Wednesday, June 17, 2009

Weighty Issues.

The baby is a picky eater. Actually, she's more like an intermittent eater. Some days she eats adult sized portions and I marvel at how she's fitting it all in to that tiny body. Other days she tosses everything I offer directly on the floor. I know this is normal, incredibly annoying, but normal.
What's my point? The baby gains weight very sloooowly.

I am unconcerned - she is thriving and developing right on milestone schedule. She's happy, full of energy and has a bright twinkle in her eyes.
Her pediatrician is concerned. Here's the tricky bit. She's only concerned because she's not following a good curve on the percentile chart. She is now 'required' to start testing the baby for underlying reasons for slow weight gain. How do you test for pickyness? What procedure do you use to see if inherited eating habits might be a factor? The husband is a skinny, intermittent eater. The tests they have in mind are invasive.
I object.

The six year old was exactly the same at this age but she managed to stick to that all important curve by the skin of her teeth. Perhaps because she never crawled. She sat and sat and sat. She never moved from one spot for hours at a time. (It was great!)
The baby is not skinny or lethargic. She just NEVER stops moving. Even in sleep she thrashes around her crib. Why can't we use that as the reason for her slower weight gain. She does gain weight but then she gets a cold and loses it or she has a big jump in height so her weight ratio is off again.

Like all parents I Googled the topic - guess what, pages and pages of parents frustrated that those damn charts seem to ignore the fact that we are all different. I don't know about you but my friends are all different heights and weights and perfectly healthy. Wouldn't it make sense that kids are too?

My pediatrician has delicately explained that she sees my point but if I won't agree to the testing - I'll need a new pediatrician. Why? The practice doesn't want to get sued if later some underlying cause is found that they failed to identify.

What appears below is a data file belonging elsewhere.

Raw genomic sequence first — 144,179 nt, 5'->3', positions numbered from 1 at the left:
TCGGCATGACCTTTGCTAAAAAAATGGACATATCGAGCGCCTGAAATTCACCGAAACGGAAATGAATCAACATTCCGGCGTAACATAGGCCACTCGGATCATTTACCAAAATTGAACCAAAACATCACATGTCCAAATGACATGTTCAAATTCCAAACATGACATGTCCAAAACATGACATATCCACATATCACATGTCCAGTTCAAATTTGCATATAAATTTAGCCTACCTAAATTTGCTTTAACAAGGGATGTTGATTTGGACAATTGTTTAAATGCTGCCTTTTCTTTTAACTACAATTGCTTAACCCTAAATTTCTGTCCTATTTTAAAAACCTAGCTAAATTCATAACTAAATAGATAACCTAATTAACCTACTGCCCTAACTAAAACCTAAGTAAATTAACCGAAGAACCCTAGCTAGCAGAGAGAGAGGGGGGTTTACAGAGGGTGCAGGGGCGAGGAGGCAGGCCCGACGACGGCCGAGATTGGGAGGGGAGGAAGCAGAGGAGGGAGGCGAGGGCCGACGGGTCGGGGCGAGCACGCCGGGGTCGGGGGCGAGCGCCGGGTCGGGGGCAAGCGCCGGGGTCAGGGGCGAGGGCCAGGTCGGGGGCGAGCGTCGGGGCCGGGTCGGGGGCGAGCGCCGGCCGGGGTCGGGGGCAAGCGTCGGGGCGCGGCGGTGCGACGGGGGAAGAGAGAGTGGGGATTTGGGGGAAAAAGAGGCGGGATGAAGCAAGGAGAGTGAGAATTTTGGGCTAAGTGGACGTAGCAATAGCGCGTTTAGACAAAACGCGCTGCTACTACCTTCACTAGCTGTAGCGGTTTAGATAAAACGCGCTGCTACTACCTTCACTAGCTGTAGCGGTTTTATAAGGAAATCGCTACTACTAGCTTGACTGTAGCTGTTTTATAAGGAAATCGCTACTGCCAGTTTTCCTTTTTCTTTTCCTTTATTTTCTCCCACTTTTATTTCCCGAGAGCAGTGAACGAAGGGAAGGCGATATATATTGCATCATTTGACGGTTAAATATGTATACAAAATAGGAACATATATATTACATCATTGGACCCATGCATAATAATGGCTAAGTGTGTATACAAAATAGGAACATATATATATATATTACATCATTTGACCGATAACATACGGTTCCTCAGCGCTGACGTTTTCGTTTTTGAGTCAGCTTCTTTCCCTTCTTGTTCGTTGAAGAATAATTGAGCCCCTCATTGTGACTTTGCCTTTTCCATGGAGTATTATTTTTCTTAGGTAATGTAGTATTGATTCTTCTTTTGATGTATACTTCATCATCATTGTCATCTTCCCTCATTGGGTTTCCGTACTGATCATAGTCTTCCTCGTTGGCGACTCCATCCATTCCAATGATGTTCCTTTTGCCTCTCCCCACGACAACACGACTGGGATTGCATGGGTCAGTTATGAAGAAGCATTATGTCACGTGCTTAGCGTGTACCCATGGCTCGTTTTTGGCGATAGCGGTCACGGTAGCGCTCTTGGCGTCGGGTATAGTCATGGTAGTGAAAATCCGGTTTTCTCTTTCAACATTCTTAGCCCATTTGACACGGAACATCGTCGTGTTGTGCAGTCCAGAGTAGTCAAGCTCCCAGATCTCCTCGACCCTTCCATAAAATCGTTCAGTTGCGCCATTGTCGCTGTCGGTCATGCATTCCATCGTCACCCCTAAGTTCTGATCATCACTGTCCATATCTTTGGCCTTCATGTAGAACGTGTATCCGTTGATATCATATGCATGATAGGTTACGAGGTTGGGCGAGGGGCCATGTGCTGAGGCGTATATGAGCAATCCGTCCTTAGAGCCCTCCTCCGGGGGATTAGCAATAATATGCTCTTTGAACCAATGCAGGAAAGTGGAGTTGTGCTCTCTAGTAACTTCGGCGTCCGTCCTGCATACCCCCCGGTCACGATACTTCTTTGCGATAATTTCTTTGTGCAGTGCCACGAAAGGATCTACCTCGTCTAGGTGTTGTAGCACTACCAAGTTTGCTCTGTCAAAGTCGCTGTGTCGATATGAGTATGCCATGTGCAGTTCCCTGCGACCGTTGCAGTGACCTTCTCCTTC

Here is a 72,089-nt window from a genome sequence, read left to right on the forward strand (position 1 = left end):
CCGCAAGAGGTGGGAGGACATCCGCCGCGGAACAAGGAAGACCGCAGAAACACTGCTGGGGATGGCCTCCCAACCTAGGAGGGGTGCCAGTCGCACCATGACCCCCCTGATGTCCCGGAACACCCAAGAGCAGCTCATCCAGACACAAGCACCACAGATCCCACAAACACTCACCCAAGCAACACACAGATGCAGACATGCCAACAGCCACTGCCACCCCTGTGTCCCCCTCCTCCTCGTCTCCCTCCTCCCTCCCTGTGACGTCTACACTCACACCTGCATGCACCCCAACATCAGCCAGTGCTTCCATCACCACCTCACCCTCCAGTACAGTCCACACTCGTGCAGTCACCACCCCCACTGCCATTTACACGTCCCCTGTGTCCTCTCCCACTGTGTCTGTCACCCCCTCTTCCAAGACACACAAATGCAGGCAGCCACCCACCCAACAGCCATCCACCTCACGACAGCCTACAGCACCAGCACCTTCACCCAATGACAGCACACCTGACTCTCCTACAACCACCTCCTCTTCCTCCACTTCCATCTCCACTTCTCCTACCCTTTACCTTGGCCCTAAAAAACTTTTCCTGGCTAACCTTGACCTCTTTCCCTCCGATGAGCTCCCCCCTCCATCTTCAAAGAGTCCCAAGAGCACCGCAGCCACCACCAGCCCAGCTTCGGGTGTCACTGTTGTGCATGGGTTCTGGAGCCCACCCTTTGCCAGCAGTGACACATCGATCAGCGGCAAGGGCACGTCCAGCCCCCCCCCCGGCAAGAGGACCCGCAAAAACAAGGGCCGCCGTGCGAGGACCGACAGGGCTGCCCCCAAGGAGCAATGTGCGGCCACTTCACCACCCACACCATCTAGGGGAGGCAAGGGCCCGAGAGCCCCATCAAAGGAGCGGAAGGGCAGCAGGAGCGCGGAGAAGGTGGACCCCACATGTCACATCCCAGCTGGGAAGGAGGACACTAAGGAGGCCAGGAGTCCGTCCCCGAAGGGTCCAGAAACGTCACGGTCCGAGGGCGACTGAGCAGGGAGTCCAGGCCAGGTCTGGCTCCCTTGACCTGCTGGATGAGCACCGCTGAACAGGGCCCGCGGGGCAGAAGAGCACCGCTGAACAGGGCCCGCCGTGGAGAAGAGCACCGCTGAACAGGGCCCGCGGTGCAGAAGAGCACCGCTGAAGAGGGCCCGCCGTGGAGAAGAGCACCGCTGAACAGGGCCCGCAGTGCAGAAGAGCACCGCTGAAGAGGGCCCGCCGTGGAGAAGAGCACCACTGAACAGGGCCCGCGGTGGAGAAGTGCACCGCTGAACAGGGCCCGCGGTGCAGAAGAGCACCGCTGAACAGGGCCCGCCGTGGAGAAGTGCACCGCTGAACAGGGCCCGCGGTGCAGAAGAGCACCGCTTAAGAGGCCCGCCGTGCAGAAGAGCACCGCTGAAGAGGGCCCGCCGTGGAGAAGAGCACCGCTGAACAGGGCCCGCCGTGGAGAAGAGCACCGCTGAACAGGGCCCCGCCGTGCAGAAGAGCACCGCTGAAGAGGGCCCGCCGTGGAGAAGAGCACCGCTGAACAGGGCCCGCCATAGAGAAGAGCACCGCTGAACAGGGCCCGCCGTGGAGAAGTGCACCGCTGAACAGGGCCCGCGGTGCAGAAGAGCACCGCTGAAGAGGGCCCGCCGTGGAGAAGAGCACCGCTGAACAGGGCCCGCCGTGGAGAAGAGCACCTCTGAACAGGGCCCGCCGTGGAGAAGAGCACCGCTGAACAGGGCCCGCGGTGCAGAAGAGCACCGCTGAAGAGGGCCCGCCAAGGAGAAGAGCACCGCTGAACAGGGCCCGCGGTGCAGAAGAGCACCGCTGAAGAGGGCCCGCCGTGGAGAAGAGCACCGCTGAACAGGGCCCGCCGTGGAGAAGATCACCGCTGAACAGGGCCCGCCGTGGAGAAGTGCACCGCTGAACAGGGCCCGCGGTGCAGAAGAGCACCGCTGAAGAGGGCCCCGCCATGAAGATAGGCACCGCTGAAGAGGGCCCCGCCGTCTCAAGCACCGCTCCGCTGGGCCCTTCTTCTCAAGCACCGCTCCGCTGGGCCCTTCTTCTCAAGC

I like my practice - we've been with them for six years, I like all the doctors. They take my insurance.
I am going to the next weight check with my lawyer and a detailed report on the flaws of the percentile charts. You think I'm kidding.
You realize of course that if I do the baby will have gained 3 pounds and will be in the 90th percentile.
I need a donut.


  1. I thought I read somewhere that those charts are for bottle fed babies, who tend to gain more weight than BF babies? Both of my sons are really picky eaters, and both are small for their age (not sure how that happened given their moms genes). At one point my youngest survived on breast milk and Goldfish. He is alittle better now but not much!

  2. We've struggled with the same - our 2 year old is "off the charts" - as in 5% or less! But then again, our pediatrician has taken into account that both my girls are allergic to dairy, eggs, nuts, so that limits their diets. Not to mention my 2 year old is also a very picky eater and never wants a bottle - just wants to be different from my 5 year old when she was 2.
    I'm curious as to what type of invasive procedure they were recommending for your young one!
    Our pediatrician just recommended us to a pediatric nutritionist, and to add as much flax seed oil and fatty foods to her diet (avocados, meats, french fries, etc.)

    Good luck! Hate the pressures that the medical field tries to impose on us lay folk just to avoid lawsuits and legal entanglements. Some procedures can be so invasive and unnecessary - and end up being traumatizing to the child.

    Another thing - get a second opinion. When I was hesitant to agreeing to an invasive procedure for my now 5 year old when she was 4, for her UTI - of which she had two within a 5 month period, and which seemed to warrant a procedure called VCUG (google it)- my pediatrician sent me to a pediatric urologist at UCSF. It was at their clinic that they did a physical exam and I repeated the history and provided them all her records pertaining to the UTIs - and they felt that in evaluating her, that it was NOT necessary to do the procedure!

    Good luck and please provide details on the reports about how flawed those percentile charts are! I'm curious to see what they have to say. Thanks!

  3. Argh. When they look at a child, is what they see a chart??? Do they not see the thriving, happy, healthy, hitting all her marks bundle of energy that Miss P actually is??

    This gets me steamed...

  4. I am amazed at how far your clinic is taking this. My daughter is not picky but eats a miniscule amount of everything and has always been below average weight and height, my son is a big hearty strapping boy who is always above average on the charts...I thought in this age of diversity there wasn't any "average" anyway? But maybe this is how it's done in the US? Probably cos the NHS is so cash poor here in the UK, they can't investigate anything so thoroughly! Gibby


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